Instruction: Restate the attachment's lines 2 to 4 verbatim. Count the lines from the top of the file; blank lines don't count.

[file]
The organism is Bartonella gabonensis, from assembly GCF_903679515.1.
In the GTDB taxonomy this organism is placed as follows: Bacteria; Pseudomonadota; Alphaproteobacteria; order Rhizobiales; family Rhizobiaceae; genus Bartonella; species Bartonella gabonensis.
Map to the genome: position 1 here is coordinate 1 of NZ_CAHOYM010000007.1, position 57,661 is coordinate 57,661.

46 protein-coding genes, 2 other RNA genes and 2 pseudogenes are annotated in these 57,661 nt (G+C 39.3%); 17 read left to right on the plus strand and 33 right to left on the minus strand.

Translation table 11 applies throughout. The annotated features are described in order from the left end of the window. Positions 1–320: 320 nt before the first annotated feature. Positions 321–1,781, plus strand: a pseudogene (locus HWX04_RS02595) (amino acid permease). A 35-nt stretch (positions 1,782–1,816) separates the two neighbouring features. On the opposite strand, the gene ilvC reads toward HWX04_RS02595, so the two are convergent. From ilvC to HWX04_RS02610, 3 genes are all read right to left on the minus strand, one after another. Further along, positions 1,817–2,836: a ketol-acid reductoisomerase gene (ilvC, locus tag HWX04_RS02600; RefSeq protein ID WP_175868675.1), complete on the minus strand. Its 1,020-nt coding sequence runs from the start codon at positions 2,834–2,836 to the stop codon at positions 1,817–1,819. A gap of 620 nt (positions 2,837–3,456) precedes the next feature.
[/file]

In the GTDB taxonomy this organism is placed as follows: Bacteria; Pseudomonadota; Alphaproteobacteria; order Rhizobiales; family Rhizobiaceae; genus Bartonella; species Bartonella gabonensis.
Map to the genome: position 1 here is coordinate 1 of NZ_CAHOYM010000007.1, position 57,661 is coordinate 57,661.

46 protein-coding genes, 2 other RNA genes and 2 pseudogenes are annotated in these 57,661 nt (G+C 39.3%); 17 read left to right on the plus strand and 33 right to left on the minus strand.